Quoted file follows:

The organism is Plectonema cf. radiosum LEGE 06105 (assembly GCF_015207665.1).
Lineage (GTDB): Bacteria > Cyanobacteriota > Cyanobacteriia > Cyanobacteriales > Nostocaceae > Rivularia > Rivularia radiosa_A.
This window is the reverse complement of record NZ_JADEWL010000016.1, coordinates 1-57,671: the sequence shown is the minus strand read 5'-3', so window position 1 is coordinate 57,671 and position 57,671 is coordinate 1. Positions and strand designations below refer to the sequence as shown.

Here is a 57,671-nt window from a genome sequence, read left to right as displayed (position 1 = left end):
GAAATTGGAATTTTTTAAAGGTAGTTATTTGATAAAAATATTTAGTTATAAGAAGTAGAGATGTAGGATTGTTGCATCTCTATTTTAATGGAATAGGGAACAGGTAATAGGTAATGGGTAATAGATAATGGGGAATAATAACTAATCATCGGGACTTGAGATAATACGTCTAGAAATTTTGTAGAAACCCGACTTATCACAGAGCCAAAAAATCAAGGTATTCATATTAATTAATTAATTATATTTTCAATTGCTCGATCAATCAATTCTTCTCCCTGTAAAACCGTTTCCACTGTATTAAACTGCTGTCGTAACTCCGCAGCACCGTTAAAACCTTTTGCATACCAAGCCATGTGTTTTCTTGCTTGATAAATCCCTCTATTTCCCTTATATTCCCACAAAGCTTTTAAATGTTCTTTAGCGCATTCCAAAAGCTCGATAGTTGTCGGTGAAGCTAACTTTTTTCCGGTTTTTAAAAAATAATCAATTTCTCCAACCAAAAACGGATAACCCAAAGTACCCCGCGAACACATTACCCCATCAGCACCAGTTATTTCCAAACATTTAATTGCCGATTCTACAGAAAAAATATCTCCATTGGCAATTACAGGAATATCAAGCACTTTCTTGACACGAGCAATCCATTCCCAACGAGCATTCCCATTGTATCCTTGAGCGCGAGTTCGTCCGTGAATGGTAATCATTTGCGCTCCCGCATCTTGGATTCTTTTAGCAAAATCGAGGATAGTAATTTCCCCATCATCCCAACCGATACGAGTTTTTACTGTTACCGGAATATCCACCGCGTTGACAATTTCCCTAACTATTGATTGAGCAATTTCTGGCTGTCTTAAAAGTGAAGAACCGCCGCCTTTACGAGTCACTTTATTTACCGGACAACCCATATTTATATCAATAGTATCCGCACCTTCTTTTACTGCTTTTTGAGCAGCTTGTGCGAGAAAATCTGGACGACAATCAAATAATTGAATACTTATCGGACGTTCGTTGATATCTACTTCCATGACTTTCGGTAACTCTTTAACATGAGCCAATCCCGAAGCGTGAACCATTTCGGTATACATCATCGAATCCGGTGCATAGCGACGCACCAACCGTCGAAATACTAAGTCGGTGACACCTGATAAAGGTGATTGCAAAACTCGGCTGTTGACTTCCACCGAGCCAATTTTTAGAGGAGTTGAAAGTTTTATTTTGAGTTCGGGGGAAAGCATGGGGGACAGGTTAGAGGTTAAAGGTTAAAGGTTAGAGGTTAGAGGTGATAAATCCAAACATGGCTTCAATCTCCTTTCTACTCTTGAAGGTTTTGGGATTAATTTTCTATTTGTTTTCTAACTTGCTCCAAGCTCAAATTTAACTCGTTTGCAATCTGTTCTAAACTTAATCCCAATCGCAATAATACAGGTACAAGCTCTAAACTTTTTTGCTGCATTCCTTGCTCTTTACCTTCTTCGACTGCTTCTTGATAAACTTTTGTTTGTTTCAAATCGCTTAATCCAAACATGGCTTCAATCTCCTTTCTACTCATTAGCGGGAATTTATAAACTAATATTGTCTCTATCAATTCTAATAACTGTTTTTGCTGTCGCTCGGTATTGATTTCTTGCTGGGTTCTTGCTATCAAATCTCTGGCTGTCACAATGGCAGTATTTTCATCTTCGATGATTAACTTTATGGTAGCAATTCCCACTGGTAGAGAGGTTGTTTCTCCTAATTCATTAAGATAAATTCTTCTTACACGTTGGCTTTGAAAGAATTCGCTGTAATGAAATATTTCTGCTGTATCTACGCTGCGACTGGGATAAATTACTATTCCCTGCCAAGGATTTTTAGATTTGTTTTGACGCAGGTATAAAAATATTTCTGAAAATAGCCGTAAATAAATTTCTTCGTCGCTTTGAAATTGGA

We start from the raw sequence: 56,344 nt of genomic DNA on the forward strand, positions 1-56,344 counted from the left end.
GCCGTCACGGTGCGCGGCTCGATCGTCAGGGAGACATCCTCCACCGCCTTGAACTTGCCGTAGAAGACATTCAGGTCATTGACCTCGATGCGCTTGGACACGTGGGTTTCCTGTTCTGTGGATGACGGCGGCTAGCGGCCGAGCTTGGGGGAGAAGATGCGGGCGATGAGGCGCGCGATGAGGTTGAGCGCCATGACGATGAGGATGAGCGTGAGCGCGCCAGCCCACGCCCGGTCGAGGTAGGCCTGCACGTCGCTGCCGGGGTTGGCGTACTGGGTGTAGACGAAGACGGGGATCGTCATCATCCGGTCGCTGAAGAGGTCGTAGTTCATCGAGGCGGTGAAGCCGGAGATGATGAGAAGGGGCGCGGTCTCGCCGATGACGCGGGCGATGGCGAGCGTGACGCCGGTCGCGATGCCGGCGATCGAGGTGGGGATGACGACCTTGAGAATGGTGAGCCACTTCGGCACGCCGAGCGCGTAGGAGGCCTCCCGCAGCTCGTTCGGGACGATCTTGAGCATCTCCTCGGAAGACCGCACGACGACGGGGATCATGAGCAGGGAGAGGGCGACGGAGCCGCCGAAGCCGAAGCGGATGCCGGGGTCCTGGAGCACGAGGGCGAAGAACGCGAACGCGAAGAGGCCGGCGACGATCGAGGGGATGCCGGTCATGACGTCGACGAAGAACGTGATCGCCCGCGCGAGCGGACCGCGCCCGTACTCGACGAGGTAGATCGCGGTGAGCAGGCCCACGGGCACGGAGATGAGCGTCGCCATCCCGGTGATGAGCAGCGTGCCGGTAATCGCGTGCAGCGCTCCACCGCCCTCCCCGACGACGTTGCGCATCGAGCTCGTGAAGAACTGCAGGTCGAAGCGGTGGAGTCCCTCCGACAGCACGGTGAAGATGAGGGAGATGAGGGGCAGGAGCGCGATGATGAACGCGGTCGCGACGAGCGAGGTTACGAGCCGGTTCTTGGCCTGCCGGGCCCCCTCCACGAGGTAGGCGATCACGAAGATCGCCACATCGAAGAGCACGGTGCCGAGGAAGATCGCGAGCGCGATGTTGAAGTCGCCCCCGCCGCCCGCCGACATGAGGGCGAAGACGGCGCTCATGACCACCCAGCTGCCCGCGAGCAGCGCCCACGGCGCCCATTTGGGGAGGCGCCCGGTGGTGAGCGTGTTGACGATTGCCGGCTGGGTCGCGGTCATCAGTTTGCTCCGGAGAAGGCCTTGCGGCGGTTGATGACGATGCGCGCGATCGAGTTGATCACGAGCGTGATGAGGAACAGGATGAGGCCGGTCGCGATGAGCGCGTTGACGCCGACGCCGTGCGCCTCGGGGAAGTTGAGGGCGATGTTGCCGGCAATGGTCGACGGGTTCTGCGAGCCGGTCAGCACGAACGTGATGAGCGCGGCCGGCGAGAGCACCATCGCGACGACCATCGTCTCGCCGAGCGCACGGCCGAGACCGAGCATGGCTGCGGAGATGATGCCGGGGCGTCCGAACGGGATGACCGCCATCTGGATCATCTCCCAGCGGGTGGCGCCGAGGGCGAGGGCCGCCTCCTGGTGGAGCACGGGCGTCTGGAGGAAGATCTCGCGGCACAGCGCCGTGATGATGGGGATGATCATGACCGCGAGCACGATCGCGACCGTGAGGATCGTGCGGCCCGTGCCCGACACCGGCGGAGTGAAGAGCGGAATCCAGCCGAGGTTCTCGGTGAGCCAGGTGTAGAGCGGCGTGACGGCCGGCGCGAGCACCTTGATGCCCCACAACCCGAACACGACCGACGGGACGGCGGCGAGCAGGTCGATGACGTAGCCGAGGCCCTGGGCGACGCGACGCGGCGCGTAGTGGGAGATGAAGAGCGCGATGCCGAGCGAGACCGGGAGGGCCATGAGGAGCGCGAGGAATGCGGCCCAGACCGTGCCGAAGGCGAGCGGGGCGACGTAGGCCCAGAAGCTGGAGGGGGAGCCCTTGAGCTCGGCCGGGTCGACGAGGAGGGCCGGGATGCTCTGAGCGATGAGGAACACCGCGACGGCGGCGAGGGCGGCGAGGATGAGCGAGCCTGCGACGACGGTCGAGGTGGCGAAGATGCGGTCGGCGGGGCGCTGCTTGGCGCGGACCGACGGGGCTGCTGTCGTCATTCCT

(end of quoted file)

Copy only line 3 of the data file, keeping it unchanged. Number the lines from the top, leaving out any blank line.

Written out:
This window is the reverse complement of record NZ_JADEWL010000016.1, coordinates 1-57,671: the sequence shown is the minus strand read 5'-3', so window position 1 is coordinate 57,671 and position 57,671 is coordinate 1. Positions and strand designations below refer to the sequence as shown.